Well, and that’s another thing that I think was really wise for baseball to do when they went back to the balanced schedule last year. And it’s more fair, I think you’re being in our division. It made things more difficult for the Royals, because now we got to play the Los Angeles Dodgers every year now we have to play. You know, there’s really good teams every season where some years you’d have that. If you’ve got to play the east or the west or the central, whatever it might be, you’ve got an advantage over some other teams because you’re playing. You’re one you’re playing teams in your division and two, you’re playing maybe some weaker teams and some of the other divisions that some of your competitors don’t have to play against. So I think the scheduling was another really good thing but I’ve kept my eye on their laurels. Like I’ve told you this before I grew up my little league team was the Orioles. And I would have I still have my my literally had my Orioles hat. And so I’ve always kept my eye on the Orioles. And it’s just been fun to watch what they’ve been able to do over the last few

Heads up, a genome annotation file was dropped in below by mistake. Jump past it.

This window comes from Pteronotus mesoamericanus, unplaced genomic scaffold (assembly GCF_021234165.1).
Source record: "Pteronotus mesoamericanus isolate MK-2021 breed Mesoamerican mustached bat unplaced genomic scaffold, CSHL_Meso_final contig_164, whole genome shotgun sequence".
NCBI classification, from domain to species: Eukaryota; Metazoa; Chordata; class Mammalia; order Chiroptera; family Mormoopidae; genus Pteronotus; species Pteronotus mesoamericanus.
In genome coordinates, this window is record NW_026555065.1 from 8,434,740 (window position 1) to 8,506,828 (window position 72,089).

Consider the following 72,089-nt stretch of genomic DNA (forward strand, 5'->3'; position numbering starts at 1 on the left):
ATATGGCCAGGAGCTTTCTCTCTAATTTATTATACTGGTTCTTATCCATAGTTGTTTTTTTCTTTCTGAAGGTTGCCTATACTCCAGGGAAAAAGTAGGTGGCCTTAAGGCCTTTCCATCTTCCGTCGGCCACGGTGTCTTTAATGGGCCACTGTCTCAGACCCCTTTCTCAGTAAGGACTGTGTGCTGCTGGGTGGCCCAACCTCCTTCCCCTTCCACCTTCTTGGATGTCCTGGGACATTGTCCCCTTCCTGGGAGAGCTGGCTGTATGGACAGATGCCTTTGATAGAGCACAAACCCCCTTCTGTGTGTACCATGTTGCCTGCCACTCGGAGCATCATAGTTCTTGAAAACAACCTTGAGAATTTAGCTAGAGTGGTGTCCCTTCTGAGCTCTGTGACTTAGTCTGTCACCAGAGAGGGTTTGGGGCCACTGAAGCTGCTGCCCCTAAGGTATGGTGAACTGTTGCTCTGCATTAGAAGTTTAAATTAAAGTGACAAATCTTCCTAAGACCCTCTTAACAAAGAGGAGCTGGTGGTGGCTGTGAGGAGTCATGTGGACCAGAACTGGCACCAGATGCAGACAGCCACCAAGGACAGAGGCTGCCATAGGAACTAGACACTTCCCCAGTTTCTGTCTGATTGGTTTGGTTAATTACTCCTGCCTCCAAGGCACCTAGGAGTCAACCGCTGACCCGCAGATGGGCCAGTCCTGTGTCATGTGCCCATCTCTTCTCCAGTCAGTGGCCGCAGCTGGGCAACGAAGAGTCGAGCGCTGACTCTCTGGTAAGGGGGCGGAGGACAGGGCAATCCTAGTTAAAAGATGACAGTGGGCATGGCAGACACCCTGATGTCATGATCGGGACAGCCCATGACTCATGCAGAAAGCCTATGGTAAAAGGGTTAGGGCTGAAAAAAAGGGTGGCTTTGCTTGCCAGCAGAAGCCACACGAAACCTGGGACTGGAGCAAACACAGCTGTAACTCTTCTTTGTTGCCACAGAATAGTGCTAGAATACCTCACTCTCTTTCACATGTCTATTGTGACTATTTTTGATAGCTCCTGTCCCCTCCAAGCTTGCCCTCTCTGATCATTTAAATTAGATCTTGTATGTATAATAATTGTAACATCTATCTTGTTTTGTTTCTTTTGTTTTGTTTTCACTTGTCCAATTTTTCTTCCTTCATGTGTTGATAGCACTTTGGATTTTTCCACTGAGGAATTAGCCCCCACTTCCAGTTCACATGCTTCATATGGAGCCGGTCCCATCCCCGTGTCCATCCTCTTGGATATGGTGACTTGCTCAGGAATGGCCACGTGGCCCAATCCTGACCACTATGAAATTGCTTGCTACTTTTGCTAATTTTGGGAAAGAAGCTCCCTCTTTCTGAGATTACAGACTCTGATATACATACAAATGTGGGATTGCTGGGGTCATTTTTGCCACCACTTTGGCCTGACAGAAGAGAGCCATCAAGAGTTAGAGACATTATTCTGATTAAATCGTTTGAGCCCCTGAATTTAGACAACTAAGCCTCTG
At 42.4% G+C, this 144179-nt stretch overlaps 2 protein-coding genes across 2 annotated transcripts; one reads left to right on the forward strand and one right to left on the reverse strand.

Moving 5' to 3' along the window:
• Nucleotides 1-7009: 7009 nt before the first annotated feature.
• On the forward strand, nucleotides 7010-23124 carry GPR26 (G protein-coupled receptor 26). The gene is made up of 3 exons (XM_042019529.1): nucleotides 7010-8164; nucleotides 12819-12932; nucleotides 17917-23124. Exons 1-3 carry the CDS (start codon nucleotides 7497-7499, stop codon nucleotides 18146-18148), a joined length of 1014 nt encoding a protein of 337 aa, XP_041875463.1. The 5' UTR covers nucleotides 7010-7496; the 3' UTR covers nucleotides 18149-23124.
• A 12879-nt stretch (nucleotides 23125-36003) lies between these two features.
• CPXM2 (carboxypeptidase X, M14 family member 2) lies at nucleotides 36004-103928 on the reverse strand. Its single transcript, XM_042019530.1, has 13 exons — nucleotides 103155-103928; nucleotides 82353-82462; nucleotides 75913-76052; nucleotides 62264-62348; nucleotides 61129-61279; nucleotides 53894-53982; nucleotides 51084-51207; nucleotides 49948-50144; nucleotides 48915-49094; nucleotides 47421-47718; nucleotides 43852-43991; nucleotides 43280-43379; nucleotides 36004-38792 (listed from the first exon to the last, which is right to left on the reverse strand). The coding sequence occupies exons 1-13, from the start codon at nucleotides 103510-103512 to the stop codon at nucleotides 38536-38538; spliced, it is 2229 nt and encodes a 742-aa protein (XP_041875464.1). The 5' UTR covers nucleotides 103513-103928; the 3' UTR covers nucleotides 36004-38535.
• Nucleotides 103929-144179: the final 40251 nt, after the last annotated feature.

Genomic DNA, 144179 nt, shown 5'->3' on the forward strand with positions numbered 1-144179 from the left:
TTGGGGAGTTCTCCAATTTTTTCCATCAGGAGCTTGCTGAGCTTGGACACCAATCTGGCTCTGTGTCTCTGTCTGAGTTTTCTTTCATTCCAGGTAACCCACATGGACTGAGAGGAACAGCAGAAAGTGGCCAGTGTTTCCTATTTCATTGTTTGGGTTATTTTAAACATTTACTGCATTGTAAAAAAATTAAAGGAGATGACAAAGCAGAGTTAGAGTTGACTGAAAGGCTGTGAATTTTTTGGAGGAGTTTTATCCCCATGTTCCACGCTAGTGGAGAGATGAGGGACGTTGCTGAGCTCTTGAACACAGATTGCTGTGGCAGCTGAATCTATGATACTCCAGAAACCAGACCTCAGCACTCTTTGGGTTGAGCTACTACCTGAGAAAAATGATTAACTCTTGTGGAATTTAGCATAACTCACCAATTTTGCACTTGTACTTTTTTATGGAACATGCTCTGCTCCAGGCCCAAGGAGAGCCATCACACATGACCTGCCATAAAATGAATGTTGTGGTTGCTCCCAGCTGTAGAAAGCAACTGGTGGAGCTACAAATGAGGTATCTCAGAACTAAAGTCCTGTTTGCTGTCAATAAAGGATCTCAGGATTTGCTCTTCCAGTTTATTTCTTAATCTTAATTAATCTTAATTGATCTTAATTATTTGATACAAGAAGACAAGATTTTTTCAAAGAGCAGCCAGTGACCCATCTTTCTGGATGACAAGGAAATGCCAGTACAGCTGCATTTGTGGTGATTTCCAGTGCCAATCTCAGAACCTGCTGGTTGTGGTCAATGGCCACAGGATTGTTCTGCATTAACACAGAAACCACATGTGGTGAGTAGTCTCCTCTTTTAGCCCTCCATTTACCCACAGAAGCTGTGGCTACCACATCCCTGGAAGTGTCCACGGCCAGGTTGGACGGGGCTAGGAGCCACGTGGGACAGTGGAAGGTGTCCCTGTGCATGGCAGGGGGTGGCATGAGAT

Nestor J. Aparicio  18:14

years. Well, your Brooks guy or your Eddie cow. What were you?



You know, I Jim Palmer. I was I love the I love Jim Palmer. One of my coaches in Kansas City was Pat Dobson. So

Nestor J. Aparicio  18:31

you got good stories with davara. Well, yeah,


he was he was the best. Jeff Montgomery

Nestor J. Aparicio  18:37


is our guest. He’s still calling games. It’s called Bally’s. Now it used to be called Fox West I believe or South I’m not even sure.


City Fox Sports Kansas City now. Now we’re Valley sports Kansas City alright

Nestor J. Aparicio  18:50